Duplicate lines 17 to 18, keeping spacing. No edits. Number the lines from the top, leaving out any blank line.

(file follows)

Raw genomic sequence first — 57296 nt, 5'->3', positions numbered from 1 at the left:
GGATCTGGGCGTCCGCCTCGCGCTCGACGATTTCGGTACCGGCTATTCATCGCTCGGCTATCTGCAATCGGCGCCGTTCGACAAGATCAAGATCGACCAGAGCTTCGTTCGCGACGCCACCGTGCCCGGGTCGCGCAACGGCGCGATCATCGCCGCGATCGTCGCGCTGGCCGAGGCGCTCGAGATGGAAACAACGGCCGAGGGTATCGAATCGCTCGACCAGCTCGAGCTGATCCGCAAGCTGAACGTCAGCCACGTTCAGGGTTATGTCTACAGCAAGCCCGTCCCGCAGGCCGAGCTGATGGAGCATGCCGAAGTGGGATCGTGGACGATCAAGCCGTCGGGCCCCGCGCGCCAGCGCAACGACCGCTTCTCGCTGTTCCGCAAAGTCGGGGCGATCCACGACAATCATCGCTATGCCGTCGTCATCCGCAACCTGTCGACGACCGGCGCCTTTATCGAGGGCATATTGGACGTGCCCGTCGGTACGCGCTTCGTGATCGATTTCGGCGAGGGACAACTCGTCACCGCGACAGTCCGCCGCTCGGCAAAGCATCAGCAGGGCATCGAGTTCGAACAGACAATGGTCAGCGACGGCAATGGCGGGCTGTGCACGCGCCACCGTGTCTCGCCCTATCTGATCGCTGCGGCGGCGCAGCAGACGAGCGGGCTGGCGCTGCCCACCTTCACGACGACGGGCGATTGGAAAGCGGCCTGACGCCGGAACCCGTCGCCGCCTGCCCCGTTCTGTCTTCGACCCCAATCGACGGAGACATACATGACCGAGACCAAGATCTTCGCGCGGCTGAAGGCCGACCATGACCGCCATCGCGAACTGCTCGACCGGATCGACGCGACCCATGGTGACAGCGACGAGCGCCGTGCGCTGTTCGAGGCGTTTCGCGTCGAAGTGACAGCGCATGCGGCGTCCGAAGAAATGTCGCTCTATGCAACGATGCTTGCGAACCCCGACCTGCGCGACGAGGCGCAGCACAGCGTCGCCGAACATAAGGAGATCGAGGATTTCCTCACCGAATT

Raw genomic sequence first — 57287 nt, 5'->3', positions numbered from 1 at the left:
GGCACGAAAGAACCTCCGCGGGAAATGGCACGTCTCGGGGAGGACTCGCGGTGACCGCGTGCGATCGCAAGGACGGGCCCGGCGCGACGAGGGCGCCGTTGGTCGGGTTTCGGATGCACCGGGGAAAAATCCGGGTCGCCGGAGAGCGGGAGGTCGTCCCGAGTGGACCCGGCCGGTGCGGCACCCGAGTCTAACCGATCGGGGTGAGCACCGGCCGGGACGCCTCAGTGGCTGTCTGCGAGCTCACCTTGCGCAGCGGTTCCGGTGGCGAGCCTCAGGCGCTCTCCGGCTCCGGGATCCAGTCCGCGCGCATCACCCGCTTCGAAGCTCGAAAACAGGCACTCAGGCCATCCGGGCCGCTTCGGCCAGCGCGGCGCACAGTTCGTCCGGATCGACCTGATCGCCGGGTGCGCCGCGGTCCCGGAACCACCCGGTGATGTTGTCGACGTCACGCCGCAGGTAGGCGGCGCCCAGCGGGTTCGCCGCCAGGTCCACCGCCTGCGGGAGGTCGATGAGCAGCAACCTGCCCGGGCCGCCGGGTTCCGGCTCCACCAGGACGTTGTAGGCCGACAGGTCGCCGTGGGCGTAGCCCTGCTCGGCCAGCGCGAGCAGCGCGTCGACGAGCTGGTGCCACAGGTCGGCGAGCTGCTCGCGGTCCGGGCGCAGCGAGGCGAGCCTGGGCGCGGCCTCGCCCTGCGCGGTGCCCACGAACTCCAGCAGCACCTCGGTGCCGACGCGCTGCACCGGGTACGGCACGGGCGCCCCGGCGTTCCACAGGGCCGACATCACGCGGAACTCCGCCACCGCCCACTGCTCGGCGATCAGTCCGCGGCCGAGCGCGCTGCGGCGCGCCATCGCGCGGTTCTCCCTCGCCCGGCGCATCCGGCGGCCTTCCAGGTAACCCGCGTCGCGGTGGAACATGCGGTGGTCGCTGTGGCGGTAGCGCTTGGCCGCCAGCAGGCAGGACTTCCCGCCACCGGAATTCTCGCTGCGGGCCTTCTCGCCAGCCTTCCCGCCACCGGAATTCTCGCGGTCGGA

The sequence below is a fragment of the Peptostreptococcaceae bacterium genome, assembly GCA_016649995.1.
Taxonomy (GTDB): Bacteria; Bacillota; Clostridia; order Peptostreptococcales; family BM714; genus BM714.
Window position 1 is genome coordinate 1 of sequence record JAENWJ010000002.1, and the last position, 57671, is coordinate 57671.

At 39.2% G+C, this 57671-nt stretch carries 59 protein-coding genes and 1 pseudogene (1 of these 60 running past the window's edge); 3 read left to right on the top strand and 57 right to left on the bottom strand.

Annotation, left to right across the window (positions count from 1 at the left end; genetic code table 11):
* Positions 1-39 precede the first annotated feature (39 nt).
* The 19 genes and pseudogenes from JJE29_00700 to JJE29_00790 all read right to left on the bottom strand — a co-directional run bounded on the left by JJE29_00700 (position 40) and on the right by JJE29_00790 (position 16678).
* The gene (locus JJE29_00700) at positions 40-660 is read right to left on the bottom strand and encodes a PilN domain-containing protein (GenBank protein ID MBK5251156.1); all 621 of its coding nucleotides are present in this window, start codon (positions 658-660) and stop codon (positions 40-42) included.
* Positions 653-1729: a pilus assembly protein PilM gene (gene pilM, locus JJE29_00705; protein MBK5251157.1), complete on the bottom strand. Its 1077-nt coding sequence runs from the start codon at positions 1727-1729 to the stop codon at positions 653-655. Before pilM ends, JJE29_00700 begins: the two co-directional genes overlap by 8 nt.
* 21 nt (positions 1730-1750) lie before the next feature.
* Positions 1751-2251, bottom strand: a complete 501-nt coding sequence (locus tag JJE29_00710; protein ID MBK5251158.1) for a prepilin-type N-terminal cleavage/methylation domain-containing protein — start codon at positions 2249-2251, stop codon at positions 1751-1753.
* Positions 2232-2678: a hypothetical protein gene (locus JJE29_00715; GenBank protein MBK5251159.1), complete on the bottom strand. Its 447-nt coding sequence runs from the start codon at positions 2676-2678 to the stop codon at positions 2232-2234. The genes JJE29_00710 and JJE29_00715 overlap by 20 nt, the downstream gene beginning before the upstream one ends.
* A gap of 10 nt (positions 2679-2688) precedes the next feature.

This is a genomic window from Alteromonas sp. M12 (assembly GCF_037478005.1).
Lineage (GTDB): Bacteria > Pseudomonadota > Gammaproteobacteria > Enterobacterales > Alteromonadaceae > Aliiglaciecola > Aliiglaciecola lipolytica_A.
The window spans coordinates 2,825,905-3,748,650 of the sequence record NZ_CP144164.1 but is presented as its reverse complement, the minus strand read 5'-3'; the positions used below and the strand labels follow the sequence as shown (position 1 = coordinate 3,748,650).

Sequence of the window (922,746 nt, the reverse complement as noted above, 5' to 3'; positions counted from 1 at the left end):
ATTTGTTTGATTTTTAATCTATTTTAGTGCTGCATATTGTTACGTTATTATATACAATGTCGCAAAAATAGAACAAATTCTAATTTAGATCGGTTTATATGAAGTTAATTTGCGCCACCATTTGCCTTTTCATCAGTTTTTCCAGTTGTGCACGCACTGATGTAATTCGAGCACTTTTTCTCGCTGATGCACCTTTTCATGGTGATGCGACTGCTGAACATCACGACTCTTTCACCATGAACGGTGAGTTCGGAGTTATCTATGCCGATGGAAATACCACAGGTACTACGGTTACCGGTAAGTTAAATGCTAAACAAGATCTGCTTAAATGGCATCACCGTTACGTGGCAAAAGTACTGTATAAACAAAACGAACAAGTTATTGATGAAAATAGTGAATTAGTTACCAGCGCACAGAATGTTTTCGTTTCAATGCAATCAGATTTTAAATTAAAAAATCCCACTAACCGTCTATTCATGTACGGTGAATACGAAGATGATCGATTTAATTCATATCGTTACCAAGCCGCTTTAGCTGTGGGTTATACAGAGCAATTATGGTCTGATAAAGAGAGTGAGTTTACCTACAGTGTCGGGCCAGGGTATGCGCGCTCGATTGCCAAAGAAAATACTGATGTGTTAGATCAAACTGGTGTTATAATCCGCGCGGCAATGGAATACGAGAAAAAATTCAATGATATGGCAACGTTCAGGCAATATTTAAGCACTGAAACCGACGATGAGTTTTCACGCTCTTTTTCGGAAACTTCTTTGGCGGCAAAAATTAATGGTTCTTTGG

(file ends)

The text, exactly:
* A gap of 10 nt (positions 2679-2688) precedes the next feature.

This is a genomic window from Alteromonas sp. M12 (assembly GCF_037478005.1).